(Lake Louise, another look)
(Lake Louise along the lakeshore trail)
Unbeknownst to us, we’d arrived on Victoria Day Weekend, a three-day National Holiday weekend that is more or less the Canadian equivalent of Memorial Day in the U.S. in the sense of kicking off the summer vacation and travel season. So there we were standing on the shores of Lake Louise – which was still mostly frozen over – taking our photos alongside several hundred other folks.
(Another view from the lakeshore trail)
Lake Louise itself definitely lives up to the hype, at least what we could see of it over the heads and shoulders of the bustling crowds. The water is clear as glass, the surrounding mountainsides and glaciers magnificent. We walked a couple of kilometers to the far end of the lake along the shoreline trail, then continued another kilometer or so into the trees. There we saw some rock climbers tempting fate as they’re wont to do, including a woman who had to be at least six months pregnant, yet there she was clambering up and down the rock face of a mountainside. Call me crazy (you wouldn’t be the first) but I think you have to be more than a little nuts to go rock climbing in the first place. Doing it when you’re that far along in a pregnancy…well, I’ll say no more. Don’t want to tick off the PLRCA (that’s the Pregnant Ladies Rock Climbing Association, Canada Division). They might impale me a on a cliff with pitons and rock hammers.
Just in case you wondered where the name originates, Lake Louise is named after the Princess Louise Caroline Alberta (1848–1939), the fourth daughter of Queen Victoria. Louise later became the wife of John Campbell, the 9th Duke of Argyll, who was the Governor General of Canada from 1878 to 1883.
(The Fairmont Chateau Lake Louise hotel)
(View from the west end of the lake)
Famously situated on the lake’s eastern end is the picturesque Fairmont Chateau Lake Louise Resort, built by the Canadian Pacific Railway (CPR) as were so many of the grand hotels in western Canada, specifically to draw wealthy tourists to the area. Of course, the railway served as much more than merely a taxi service for the rich. In truth the expansion of Canada into the western provinces was even more closely tied to the CPR than was the westward growth of the USA to the railways there. It’s no exaggeration to say that without the CPR as the main conduit uniting the far eastern provinces to the west coast, Canada as a country would not exist as it does today.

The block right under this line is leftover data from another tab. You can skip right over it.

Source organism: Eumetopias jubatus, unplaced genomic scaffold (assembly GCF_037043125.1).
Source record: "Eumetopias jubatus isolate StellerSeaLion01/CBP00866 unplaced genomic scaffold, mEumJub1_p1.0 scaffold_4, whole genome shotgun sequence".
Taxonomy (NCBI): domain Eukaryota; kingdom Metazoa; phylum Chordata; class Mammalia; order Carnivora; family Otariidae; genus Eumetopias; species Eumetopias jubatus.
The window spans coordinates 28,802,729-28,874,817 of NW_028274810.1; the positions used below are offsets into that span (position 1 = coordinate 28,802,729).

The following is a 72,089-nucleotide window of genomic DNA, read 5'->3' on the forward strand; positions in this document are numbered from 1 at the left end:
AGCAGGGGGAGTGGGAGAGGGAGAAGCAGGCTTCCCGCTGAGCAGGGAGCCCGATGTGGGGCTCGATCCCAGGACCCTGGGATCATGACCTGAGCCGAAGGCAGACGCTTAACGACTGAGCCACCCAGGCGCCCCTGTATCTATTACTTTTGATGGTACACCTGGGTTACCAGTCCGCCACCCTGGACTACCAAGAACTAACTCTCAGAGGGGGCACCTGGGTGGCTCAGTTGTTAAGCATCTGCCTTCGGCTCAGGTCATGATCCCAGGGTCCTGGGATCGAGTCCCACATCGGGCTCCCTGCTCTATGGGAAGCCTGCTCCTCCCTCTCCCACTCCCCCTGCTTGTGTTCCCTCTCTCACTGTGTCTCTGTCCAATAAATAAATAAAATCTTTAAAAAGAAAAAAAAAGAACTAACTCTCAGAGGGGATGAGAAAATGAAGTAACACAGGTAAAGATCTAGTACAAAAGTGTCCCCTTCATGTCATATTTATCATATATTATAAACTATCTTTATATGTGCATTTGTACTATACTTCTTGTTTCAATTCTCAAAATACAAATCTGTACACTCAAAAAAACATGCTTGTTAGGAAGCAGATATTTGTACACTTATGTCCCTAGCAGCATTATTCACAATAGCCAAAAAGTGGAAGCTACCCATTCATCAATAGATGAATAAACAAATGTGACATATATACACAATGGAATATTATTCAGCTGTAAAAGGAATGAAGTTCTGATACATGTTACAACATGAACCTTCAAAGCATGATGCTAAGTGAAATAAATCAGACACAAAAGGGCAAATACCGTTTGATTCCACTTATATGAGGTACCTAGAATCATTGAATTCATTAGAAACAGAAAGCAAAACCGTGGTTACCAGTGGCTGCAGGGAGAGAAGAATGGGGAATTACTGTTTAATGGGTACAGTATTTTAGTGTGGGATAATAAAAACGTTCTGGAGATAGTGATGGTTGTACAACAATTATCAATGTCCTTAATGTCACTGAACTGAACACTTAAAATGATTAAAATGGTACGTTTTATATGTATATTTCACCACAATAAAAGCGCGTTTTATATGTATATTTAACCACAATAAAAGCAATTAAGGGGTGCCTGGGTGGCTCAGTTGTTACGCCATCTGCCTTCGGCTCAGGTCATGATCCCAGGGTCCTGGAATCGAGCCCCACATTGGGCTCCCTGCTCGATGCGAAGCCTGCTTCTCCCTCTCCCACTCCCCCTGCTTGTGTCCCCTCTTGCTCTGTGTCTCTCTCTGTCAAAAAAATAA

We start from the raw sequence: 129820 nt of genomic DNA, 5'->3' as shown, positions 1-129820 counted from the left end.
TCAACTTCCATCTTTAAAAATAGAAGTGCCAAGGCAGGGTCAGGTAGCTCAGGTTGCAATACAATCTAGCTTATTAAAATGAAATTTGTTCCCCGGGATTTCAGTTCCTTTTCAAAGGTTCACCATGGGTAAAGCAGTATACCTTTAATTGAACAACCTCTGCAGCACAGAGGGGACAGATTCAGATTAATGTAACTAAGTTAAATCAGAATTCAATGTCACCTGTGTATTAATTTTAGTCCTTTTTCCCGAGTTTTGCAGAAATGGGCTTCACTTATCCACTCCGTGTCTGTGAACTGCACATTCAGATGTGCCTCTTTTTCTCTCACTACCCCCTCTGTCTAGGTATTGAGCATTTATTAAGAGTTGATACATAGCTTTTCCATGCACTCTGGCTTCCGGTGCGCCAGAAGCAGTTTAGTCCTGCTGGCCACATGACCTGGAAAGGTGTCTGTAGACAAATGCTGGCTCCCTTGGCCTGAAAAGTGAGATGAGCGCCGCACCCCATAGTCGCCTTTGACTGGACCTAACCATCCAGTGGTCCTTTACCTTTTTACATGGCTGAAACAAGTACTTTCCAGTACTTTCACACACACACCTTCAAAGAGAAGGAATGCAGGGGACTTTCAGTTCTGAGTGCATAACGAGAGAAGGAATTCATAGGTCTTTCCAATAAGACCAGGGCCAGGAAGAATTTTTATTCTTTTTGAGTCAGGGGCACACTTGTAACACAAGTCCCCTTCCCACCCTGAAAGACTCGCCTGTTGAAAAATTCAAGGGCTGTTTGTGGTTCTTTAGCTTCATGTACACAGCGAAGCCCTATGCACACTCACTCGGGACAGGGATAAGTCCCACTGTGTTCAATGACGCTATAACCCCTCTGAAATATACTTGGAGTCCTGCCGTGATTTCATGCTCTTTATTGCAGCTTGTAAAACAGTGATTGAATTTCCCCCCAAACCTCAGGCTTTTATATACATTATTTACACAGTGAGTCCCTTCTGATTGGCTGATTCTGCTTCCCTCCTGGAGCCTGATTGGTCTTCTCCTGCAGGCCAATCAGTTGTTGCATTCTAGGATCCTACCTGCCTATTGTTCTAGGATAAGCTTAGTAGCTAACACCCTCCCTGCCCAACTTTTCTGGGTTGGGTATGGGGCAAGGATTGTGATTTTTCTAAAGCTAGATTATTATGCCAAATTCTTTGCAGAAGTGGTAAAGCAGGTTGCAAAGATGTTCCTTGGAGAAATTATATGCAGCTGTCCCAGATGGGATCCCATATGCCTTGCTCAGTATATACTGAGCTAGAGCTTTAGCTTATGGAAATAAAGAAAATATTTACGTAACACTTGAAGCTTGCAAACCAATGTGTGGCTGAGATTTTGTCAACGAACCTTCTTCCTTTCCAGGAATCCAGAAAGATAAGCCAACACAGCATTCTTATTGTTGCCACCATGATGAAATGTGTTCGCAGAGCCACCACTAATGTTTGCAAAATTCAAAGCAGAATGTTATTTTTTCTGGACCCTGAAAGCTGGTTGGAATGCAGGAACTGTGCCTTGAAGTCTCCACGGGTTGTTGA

(The Canadian Pacific Railway rolling through the Rockies)
(On the boardwalk, west end of Lake Louise lakeshore trail)
If you can’t afford to stay at the lovely Fairmount Chateau Resort – we certainly didn’t – don’t despair too much. You can still come in and stroll around the lobby and some other parts of the hotel, snap away with your camera and take tea on the outside terrace while enjoying the view. And there are plenty of other more affordable accommodations either in Lake Louise Village or Banff, less than a half hour drive away.
(Fabulous glaciers and stunning scenery wherever you look)
The Lake Louise area has much to offer besides the stunning scenery around the lakeshore, no matter what season of the year you visit. In late spring, summer, and early fall it serves as a jumping off point for several other hiking trails into the surrounding countryside. In winter it becomes a skiing destination and the frozen lake itself becomes what has to be the world’s most scenic skating and hockey rink.
(Posing for our tourist photo like everyone else)
Coming Soon: Banff